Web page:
Artic Artist: Local woman will document North Pole

Marianna Williams’ dream is to use her artistic skills for more than creating paintings to sell.

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Local artist Marianna Williams with some of her works in her Augusta studio.  MICHAEL HOLAHAN/STAFF
Local artist Marianna Williams with some of her works in her Augusta studio.

She wants to use art to deal with current issues. So this fall, Williams will spend about a month and a half in the Arctic Circle, painting and photographing the landscape to develop a book and a film documentary that will complement scientific research.

Williams will travel with about 15 scientists, environmentalists and artists who will share ideas while each works on individual projects. The trip is facilitated annually through The Arctic Circle, a residency program that is conducted aboard a specially designed sailing vessel reminiscent of a tall ship.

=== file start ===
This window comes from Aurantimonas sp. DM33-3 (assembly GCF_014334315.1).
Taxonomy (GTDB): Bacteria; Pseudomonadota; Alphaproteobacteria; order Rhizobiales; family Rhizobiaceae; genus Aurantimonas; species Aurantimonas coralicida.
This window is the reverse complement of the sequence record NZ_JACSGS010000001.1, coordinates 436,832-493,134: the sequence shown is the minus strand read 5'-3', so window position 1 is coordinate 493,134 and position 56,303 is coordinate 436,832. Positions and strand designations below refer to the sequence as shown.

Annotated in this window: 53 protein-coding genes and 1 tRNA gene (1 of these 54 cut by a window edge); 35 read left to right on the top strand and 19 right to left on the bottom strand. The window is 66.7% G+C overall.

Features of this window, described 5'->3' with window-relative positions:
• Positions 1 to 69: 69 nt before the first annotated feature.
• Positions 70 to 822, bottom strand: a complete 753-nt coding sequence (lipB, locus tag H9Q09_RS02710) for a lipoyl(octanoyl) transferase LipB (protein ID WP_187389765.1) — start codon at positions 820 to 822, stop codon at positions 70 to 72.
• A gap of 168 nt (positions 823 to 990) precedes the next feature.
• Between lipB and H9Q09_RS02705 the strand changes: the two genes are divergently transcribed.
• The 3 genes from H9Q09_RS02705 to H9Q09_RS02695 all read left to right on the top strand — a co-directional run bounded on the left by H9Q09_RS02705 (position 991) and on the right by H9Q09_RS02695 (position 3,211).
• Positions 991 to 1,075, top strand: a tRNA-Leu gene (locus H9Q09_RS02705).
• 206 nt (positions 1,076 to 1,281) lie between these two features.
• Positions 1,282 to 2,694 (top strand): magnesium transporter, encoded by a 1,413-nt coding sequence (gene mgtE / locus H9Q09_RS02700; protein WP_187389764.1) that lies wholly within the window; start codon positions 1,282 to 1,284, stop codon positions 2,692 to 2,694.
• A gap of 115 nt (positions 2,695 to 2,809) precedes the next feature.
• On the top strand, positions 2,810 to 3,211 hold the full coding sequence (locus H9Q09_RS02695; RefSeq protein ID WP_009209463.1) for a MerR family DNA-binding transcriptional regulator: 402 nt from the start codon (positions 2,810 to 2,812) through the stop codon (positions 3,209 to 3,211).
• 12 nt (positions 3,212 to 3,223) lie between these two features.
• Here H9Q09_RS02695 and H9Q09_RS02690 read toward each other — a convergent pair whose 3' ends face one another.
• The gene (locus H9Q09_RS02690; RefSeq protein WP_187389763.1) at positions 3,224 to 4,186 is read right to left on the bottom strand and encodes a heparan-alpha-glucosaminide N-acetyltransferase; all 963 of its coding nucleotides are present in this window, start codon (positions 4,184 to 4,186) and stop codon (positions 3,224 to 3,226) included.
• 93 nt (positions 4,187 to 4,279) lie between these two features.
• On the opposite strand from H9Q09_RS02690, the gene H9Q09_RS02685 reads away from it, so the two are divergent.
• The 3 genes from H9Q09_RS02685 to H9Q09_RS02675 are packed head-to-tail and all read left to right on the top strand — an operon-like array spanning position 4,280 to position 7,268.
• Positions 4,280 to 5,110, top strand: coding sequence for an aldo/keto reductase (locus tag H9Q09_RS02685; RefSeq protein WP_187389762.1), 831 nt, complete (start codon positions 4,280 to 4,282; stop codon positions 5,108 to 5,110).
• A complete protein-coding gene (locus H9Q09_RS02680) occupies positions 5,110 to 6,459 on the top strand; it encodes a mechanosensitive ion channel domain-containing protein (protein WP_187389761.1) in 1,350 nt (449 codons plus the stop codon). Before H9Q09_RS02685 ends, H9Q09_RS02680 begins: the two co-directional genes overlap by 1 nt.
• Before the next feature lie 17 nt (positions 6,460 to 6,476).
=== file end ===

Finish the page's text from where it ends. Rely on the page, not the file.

The ship will sail from Norway to the geographic North Pole.

“The boat itself sort of mimics what old arctic explorers would have used,” Williams said.

Part of her work includes aerial photos of the landscape, so she is building meteorological kites to equip with cameras.

Williams said she plans to collect information much the way a scientist would, by keeping a journal and taking photographs at specific times of the day, and use that information to create paintings and drawings of the Arctic Circle.

“If I combine these two different ways – the scientific and the artistic – into one finished artist’s book and film, it would be something that could be accessible for educational and scientific groups as well as something that would be useful for an artistic group,” she said.

Williams, who owns Mill Works Studio in the Sutherland Mill, is preparing for her expedition by studying everything she can about the environment.

She has learned that she can’t wear cotton because it will freeze to her skin.

She also learned that the helium balloons she originally wanted to mount the cameras to wouldn’t work because the cold will keep the balloon from inflating – and helium is rationed in Norway.

Williams said her personal concerns are few: she’s worried about what she’ll eat, and in none of her reading has she found discovered whether she’ll have access to hot water.

“I’m not worried about the polar bears. I’m not worried about falling through the ice. I’m not worried about any of these weird things that could happen to you. I’m worried about, like, eating sardines in a can, and worried about cold showers,” she said.

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